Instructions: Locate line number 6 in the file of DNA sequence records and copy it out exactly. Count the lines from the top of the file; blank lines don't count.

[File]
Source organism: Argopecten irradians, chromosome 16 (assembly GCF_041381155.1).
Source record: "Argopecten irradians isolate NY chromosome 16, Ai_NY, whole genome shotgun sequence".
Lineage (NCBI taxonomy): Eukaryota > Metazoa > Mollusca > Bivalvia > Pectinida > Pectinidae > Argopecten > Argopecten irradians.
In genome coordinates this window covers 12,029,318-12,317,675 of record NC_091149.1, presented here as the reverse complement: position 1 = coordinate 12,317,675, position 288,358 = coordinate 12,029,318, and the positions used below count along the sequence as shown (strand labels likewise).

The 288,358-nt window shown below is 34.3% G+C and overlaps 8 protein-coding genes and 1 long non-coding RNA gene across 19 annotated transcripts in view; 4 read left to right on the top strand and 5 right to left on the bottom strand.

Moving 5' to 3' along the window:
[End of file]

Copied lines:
Moving 5' to 3' along the window: